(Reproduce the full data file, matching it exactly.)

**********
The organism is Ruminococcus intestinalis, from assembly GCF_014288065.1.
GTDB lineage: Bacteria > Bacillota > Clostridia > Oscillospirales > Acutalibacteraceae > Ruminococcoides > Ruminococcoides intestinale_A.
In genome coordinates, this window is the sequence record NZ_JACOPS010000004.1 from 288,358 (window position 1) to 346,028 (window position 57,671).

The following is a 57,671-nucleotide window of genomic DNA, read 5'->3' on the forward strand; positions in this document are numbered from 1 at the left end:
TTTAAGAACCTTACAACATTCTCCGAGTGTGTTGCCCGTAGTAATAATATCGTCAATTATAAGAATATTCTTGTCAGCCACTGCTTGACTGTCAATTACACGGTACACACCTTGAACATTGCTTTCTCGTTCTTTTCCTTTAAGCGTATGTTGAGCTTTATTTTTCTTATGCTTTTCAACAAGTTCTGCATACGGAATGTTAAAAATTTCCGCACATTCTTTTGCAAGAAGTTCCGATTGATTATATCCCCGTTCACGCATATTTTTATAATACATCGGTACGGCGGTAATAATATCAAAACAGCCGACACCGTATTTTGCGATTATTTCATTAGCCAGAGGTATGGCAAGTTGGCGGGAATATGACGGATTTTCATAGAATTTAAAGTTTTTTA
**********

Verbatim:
The organism is Ruminococcus intestinalis, from assembly GCF_014288065.1.
GTDB lineage: Bacteria > Bacillota > Clostridia > Oscillospirales > Acutalibacteraceae > Ruminococcoides > Ruminococcoides intestinale_A.
In genome coordinates, this window is the sequence record NZ_JACOPS010000004.1 from 288,358 (window position 1) to 346,028 (window position 57,671).

The following is a 57,671-nucleotide window of genomic DNA, read 5'->3' on the forward strand; positions in this document are numbered from 1 at the left end:
TTTAAGAACCTTACAACATTCTCCGAGTGTGTTGCCCGTAGTAATAATATCGTCAATTATAAGAATATTCTTGTCAGCCACTGCTTGACTGTCAATTACACGGTACACACCTTGAACATTGCTTTCTCGTTCTTTTCCTTTAAGCGTATGTTGAGCTTTATTTTTCTTATGCTTTTCAACAAGTTCTGCATACGGAATGTTAAAAATTTCCGCACATTCTTTTGCAAGAAGTTCCGATTGATTATATCCCCGTTCACGCATATTTTTATAATACATCGGTACGGCGGTAATAATATCAAAACAGCCGACACCGTATTTTGCGATTATTTCATTAGCCAGAGGTATGGCAAGTTGGCGGGAATATGACGGATTTTCATAGAATTTAAAGTTTTTTA